3 Classic Cycling Routes Every Local Should Do | Health + Fitness

Cabrillo National Monument

A few years ago, lockdowns caused us all to rethink ways to enjoy our communities, and cycling benefited as ridership increased. Maybe you’re one of the crowd of people who recently bought a new road bike, or maybe you’re tired of the neighborhood loops you’re used to – whatever the reason, it might be time to pick up some new routes to watch.

Here are three of my favorite hikes in San Diego that are easily accessible and have routes of your choosing depending on where you want to start your ride.

Cabrillo memorial

  • Trip Length: Approximately 18 miles round trip
  • Altitude gain: 550ft
  • Effort: moderate

At the top of Point Loma is San Diego County’s only national monument, Cabrillo National Monument, which offers great views of the city.

Beginning at the mouth of Fiesta Island on the east side of Mission Bay, make your way to Old Sea World Drive and cruise along the San Diego River to cross it at the Sunset Cliffs Bridge. Here you can choose to ride through Ocean Beach or along the newly protected bike path on Nimitz.

If you choose Nimitz, please use caution when crossing the often fast-moving traffic entering the OB from I-8. Whichever option you choose, you’ll then be taken to Catalina Blvd – your fast track to Cabrillo. Catalina Blvd climbs for the next two miles to the gateway to Naval Base Point Loma, where the best riding begins. Smooth roads and pristine landscapes await as you drive through the base.

Keep your eyes peeled for glimpses of scale radar ships, WWII bunkers and breathtaking views of the Pacific Ocean. You’ll continue through Fort Rosecrans National Cemetery before finally making it to the gates of the Cabrillo Monument. To enter the memorial grounds, you must purchase a permit ($10 individually or $35 annually) or you can use an America the Beautiful National Parks annual pass.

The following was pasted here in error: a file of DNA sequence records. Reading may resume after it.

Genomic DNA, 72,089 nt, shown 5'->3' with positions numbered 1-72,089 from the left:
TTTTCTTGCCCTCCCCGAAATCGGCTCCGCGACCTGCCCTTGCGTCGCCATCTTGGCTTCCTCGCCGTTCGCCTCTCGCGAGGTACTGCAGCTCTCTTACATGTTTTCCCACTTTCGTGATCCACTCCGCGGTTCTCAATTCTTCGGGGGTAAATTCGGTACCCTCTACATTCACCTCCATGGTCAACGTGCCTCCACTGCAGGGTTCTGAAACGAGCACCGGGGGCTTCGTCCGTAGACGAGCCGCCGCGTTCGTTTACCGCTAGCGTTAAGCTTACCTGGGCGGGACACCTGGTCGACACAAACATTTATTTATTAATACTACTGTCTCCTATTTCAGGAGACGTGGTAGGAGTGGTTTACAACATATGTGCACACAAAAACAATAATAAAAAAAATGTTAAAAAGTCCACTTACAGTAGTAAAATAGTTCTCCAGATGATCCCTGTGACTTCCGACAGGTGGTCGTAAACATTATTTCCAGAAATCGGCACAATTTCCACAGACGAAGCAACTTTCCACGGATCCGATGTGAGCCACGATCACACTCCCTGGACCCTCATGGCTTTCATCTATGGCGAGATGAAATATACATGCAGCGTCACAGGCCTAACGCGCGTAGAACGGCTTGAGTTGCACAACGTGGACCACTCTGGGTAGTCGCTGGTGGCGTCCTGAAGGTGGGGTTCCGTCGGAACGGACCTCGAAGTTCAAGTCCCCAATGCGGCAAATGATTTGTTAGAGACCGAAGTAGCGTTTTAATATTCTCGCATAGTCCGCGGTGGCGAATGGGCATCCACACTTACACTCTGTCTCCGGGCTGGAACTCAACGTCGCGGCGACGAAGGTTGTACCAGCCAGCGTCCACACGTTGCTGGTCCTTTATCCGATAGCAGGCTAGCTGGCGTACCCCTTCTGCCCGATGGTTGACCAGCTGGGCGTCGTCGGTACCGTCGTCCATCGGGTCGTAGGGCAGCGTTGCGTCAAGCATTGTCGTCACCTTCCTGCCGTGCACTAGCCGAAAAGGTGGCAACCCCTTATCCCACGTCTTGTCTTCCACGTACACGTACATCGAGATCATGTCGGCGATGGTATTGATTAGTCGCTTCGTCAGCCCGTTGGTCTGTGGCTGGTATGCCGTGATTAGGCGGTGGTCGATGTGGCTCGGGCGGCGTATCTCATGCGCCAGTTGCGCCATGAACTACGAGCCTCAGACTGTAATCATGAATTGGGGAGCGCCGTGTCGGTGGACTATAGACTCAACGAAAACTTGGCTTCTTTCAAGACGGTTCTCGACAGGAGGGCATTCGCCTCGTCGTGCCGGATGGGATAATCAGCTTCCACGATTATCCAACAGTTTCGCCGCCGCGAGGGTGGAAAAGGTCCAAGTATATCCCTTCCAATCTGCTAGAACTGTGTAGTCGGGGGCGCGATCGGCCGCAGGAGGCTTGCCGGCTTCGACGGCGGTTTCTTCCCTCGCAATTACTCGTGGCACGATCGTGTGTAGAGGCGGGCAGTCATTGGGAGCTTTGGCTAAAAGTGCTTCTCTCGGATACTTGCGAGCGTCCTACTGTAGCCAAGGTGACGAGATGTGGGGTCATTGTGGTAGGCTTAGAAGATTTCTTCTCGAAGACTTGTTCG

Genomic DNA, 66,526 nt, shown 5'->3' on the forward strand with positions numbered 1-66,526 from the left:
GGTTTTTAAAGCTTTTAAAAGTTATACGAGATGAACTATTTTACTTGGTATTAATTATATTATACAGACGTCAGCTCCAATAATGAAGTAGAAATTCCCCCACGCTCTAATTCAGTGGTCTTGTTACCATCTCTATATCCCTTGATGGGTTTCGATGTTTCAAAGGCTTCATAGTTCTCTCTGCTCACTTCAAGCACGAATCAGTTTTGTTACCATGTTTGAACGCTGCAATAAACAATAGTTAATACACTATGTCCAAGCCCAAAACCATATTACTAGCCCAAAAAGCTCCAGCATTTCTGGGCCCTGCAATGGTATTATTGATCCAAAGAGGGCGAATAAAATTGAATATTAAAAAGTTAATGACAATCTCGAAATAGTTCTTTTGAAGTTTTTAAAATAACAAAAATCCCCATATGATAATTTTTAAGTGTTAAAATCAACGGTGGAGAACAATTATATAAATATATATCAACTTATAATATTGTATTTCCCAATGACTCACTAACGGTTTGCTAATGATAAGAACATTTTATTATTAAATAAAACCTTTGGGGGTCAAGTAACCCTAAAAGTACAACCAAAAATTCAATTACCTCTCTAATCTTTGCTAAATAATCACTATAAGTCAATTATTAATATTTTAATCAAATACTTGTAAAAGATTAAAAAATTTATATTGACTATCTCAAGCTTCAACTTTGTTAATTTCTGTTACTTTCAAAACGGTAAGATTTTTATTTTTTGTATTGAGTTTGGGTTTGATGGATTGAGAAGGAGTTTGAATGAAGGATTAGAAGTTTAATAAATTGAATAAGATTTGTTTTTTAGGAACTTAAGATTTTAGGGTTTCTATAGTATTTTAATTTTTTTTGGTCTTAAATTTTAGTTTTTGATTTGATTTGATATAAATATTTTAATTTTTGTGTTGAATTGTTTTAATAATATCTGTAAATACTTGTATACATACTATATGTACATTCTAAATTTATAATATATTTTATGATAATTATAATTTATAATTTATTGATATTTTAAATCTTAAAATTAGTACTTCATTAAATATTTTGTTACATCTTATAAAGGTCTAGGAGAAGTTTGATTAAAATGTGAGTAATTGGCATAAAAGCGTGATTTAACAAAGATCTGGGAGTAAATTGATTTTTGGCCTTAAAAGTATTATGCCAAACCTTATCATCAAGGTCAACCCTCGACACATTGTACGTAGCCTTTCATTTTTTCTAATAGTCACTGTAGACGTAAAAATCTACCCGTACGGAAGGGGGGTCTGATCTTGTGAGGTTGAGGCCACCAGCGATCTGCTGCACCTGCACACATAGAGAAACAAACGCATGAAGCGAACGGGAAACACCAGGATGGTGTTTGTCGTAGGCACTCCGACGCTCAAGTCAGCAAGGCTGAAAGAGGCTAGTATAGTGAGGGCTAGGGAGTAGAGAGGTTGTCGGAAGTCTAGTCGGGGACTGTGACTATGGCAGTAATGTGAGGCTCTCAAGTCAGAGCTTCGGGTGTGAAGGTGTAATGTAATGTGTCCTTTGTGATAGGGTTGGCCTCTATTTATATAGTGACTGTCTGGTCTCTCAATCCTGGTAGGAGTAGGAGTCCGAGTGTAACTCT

Inside the memorial, you have the option to extend your drive to visit the Old Point Loma Lighthouse, the tide pools, and the park’s visitor center. Keep in mind that the descent while checking out the tide pools is optional, the 0.75-mile climb of nearly 350 feet afterwards is not. Although this can be a great and beautiful spot for hill reps if you’re inclined. When you get back to the guard hut, fill up your bottles and head back the way you came.

San Diego Bay and Silver Sands

  • Trip Length: Approximately 25 miles, loop
  • Altitude gain: 300ft
  • Effort: Easy

San Diego has developed a lot of biking infrastructure in recent years, and one of the jewels in that effort is the Bayshore Bikeway. In conjunction with the Coronado Ferry, the Bayshore Bikeway offers the opportunity to loop around San Diego Bay and enjoy endless views along the way.

Golden Hill Park is a good starting point for your ride. From the park, go down 25th St. to get to the Cesar E. Chavez Pkwy and go through Barrio Logan. Once in Harbor Dr. Once there, turn left and begin your cruise of San Diego Bay.

The cycle path route along the harbor is still in various stages of completion and I look forward to seeing how smooth this will be once complete. In the meantime, however, you still have a nice bike path through the area. The bike trail begins at 32nd Street on the east side of Harbor Dr. and offers smooth, stress-free driving. After about 2.5 miles, the bike path switches sides of the road back to the western edge and onto Tidelands Ave.